Victor Emmanuel II of Italy

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Victor Emmanuel II (Vittorio Emanuele Maria Alberto Eugenio Ferdinando Tommaso; 14 March 1820 – 9 January 1878) was the King of Piedmont, Savoy, and Sardinia from 1849 to 1861. On 17 March 1861, he assumed the title King of Italy to become the first king of a united Italy, a title he held until his death in 1878. The Italians gave him the epithet Father of the Fatherland (Italian: Padre della Patria).



Victor Emmanuel was born the eldest son of Charles Albert of Sardinia and Maria Theresa of Austria. His father was King of Sardinia. He lived for some years of his youth in Florence and showed an early interest in politics, the military, and sports. In 1842 he married his cousin Adelaide of Austria. He was styled as the Duke of Savoy prior to becoming King of Sardinia.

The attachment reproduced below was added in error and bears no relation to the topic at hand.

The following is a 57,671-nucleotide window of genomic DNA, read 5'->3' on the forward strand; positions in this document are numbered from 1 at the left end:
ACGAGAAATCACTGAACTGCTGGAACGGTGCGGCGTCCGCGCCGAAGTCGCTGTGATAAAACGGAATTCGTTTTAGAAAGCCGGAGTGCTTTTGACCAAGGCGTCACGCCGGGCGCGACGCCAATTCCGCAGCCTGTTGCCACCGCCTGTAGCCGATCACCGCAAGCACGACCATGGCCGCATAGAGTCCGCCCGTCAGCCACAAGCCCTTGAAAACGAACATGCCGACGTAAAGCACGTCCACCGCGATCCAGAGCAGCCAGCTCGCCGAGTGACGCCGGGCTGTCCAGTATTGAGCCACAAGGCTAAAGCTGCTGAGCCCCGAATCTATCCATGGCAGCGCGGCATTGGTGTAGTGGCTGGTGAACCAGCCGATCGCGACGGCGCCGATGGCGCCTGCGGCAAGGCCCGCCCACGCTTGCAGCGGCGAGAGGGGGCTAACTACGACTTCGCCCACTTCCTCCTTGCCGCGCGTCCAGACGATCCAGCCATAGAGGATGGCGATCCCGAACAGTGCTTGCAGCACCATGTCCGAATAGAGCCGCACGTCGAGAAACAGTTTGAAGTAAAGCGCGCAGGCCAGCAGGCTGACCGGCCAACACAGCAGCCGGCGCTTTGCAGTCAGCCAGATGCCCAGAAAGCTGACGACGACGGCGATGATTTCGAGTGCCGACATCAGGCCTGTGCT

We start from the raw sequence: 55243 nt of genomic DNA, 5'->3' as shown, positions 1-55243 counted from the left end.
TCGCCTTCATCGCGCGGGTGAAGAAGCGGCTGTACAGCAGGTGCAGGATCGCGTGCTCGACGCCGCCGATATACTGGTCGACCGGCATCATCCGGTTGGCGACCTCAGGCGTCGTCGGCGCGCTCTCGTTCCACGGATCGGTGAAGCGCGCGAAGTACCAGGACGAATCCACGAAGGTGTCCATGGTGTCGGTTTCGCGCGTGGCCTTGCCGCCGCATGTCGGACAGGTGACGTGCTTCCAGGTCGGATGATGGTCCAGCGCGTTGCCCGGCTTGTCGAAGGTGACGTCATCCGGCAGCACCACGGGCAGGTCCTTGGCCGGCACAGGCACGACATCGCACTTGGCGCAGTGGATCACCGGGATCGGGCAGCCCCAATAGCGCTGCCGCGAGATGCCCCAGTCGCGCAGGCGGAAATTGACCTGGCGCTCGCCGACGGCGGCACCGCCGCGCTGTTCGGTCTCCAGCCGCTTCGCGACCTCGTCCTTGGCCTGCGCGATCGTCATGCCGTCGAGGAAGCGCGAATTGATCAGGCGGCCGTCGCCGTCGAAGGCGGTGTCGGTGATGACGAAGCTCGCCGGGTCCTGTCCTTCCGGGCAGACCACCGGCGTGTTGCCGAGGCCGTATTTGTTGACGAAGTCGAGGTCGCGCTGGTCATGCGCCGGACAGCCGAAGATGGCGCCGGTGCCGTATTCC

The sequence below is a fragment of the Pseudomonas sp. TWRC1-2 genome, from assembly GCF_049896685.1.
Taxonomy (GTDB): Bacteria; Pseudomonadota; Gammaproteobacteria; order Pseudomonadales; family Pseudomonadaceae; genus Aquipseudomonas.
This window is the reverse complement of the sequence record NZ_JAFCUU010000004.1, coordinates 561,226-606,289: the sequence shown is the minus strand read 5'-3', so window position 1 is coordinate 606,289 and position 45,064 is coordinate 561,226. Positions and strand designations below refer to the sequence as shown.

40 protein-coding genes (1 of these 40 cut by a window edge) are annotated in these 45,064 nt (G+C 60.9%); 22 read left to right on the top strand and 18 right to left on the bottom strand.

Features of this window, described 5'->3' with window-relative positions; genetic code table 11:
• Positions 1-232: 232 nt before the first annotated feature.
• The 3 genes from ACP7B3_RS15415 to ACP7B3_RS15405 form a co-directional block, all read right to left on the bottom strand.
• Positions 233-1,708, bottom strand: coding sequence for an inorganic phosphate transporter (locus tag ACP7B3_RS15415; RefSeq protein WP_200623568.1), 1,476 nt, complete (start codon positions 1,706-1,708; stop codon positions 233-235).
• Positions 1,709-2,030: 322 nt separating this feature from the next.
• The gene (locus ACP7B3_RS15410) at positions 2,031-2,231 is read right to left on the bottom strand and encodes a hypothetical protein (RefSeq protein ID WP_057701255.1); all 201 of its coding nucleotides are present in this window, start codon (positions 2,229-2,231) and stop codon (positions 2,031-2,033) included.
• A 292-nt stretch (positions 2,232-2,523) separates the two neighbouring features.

He took part in the First Italian War of Independence under his father, fighting in the front line at the battles of Pastrengo, Santa Lucia, Goito and Custoza.

He became King of Piedmont in 1849 when his father had abdicated the throne after a humiliating military defeat by the Austrians at Novara. Victor Emmanuel was immediately able to obtain a rather favorable armistice at Vignale by the Austrian commander, Radetzky. The treaty, however, was not ratified by the Piedmontese chamber, and Vittorio Emmanuele retaliated by firing Prime Minister Claudio Gabriele de Launay, replacing him with Massimo D'Azeglio. After new elections, the peace with Austria was accepted by the new Chamber of Deputies. In 1849 he also fiercely suppressed the revolt in Genoa, defining the rebels as a "vile and infected race of canailles".

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